Money Is Magic

-- Posted by Neil H. Buchanan

The Yap Islands are famous among economists for their stones.  Generally speaking, economists have no interest in anthropology or history -- or, for that matter, in any interdisciplinary discourse at all.  (See, for example, this full-throated hymn to the glories of economics and its supposed superiority over all other social sciences.)  The Yap stones, however, serve a useful role in explicating the logic of money (without challenging any of the key assumptions underlying orthodox economic theory), which allows economists to tell the story without guilt.

The Yap stones were a form of money.  Like any other commodity-based money, the stones were used to transact business, with the stones themselves not being fundamentally useful.  (They were shiny, so people liked them.)  Unlike other forms of commodity money, however, the stones were enormous.  Rather than putting a few seashells or gold coins in one's pocket, owners of Yap stones found themselves in possession of heavy stone disks that could be as much as 12 feet in diameter.  At some point, therefore, it made sense to carry out transactions while leaving the disks where they were.  A person could buy some food from another person, for example, and then they would both agree that one of the stones had changed hands (even though it had not changed location).  At that point, partial ownership of stones becomes possible as well, allowing a person to transfer ownership of any fraction of the stone as part of a transaction.

Much of the now-standard economic story on Yap stones might well be embellished, but the core idea is that the stones themselves can ultimately become irrelevant.  A person does not need to see the stones, so long as she thinks that everyone will agree that she owns the total amount of stones that she thinks she owns, and that she can use her ownership in the stones to buy things that she values.  The islands' money, which seems to be based on the most physically substantial of all commodities, turns out to be based on a group-think that allows people to say that they own something that does nothing useful, that never moves, and that might not even exist.

Turning to a more modern form of anthropology, consider The Beverly Hillbillies.  For those Dorf on Law readers who have never watched reruns of 1960's sitcoms, that show revolved around the Clampett family, who struck oil in their Tennessee hollow, making them multi-millionaires.  Every few episodes, their net worth would be mentioned, and the number was always rising.  (In current dollars, they would be billionaires.)  In one episode, they ask their banker if they can see their money, so their nephew Jethro can count it.  The banker, Mr. Drysdale, says that they can go to the vault and see a few hundred thousand dollars, but there is no way he can gather $30-$40 million in one place.  The Clampetts conclude that Drysdale has stolen their money.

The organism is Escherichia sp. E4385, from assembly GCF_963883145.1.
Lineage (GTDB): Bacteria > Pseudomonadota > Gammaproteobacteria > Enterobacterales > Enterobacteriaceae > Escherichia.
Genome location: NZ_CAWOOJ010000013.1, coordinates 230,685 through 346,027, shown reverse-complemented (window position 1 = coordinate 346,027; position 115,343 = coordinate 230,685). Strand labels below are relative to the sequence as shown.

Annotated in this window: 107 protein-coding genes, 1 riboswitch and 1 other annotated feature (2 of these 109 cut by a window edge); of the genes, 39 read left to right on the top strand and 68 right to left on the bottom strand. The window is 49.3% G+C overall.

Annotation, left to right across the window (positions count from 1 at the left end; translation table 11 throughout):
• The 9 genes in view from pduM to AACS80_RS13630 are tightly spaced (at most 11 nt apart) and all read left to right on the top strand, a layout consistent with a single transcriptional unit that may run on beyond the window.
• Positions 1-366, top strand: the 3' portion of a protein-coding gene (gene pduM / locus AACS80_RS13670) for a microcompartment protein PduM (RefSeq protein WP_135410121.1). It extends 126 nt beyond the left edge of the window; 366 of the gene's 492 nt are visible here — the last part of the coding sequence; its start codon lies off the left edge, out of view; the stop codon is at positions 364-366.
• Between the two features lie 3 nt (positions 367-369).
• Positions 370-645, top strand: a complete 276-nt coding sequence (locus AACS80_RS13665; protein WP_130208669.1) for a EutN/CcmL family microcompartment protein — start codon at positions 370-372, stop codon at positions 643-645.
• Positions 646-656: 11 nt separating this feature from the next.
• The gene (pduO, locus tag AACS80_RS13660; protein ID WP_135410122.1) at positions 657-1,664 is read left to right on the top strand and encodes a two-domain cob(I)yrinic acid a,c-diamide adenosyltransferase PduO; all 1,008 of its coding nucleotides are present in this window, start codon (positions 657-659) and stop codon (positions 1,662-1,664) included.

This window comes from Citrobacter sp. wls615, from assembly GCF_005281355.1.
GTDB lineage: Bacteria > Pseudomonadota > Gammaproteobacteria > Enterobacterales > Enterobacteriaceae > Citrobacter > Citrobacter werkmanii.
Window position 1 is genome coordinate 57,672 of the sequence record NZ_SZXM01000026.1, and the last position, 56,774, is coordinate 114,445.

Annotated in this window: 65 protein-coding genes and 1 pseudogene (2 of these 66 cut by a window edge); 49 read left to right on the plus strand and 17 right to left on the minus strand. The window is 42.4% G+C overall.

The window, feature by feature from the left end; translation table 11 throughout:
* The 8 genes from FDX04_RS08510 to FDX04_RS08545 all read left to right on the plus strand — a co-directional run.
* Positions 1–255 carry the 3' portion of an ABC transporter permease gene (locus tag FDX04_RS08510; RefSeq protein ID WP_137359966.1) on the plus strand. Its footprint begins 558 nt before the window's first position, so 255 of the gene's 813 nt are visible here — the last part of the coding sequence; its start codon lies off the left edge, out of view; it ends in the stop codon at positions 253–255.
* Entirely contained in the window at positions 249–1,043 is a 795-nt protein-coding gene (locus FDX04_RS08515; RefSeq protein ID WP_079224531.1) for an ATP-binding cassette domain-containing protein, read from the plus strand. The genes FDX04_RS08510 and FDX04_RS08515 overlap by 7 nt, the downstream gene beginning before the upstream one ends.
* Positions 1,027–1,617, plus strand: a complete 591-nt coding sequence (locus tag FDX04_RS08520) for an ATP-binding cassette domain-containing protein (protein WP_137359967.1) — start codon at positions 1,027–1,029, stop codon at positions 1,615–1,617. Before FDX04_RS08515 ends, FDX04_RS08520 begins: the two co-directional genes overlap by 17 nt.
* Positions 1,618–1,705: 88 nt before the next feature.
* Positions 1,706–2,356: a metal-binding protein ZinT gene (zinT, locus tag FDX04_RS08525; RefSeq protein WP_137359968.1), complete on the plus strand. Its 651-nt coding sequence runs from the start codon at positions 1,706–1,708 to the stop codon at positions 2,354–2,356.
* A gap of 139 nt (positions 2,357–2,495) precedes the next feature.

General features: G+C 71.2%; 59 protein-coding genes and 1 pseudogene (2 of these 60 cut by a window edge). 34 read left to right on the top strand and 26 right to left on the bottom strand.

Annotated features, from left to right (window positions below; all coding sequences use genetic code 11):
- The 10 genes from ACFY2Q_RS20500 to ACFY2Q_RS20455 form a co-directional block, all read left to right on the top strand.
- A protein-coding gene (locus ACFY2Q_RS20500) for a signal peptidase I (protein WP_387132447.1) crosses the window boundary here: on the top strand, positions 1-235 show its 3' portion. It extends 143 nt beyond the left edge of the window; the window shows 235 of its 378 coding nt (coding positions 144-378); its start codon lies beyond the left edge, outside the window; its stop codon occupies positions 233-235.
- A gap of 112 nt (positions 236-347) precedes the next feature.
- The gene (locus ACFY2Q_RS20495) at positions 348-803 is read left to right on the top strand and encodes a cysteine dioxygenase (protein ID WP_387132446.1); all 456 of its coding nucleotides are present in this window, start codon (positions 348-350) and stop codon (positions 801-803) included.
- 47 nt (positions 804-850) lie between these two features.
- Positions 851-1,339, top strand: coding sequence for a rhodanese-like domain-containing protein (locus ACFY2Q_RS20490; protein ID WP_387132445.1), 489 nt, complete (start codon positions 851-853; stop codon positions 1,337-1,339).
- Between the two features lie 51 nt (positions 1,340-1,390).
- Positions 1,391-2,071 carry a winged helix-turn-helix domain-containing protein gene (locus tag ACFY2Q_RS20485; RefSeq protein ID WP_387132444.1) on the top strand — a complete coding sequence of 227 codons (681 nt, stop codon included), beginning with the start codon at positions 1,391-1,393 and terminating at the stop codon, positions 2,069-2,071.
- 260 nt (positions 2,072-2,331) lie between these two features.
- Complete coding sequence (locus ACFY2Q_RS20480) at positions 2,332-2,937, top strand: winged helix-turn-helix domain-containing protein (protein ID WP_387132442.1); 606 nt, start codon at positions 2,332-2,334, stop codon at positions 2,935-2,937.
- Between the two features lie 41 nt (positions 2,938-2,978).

In my last two Dorf on Law posts (here and here), I have gotten into some of the details (perhaps too deeply into the weeds, in fact) of how modern finance works.  The fundamental problem, however, is quite simple: Money is magic.  As one of my research assistants put it: "We really want to look into the safe, but there is nothing there." 

We are trying to figure out whether the President could avoid default, if the usual method by which the Treasury pays the government's bills becomes unavailable.  In my post last Friday, I discussed the possibility of having the President order the printing of currency, as a work-around when the Treasury's checking account at the Fed is empty.  I argued that the public's reaction to the introduction of "illegal money" into circulation would be catastrophic, because everyone would start trying to figure out whether they have "real dollars" (bills printed legally) or "funny money" (bills printed only on the President's authority).  I further suggested that the existence of any funny money would undermine people's confidence in the value of all money, because of the group delusion dynamic that underlies all money (whether fiat currency, gold, or other commodity-based monies).

Recall, again, why this would be illegal in the first place.  Congress has the authority to coin and regulate money.  It delegates that authority to the Fed.  Congress also authorizes the President to mint coins, and a lacuna in that law is the basis for the current confusion over whether platinum coins are different.  (They aren't.)  Setting that aside, however, Congress tells the President what kinds of coins can be minted, and in what amounts.  Similarly, it tells the President what bills can be printed by the Bureau of Engraving and Printing.  The President cannot, on his own authority, print more money.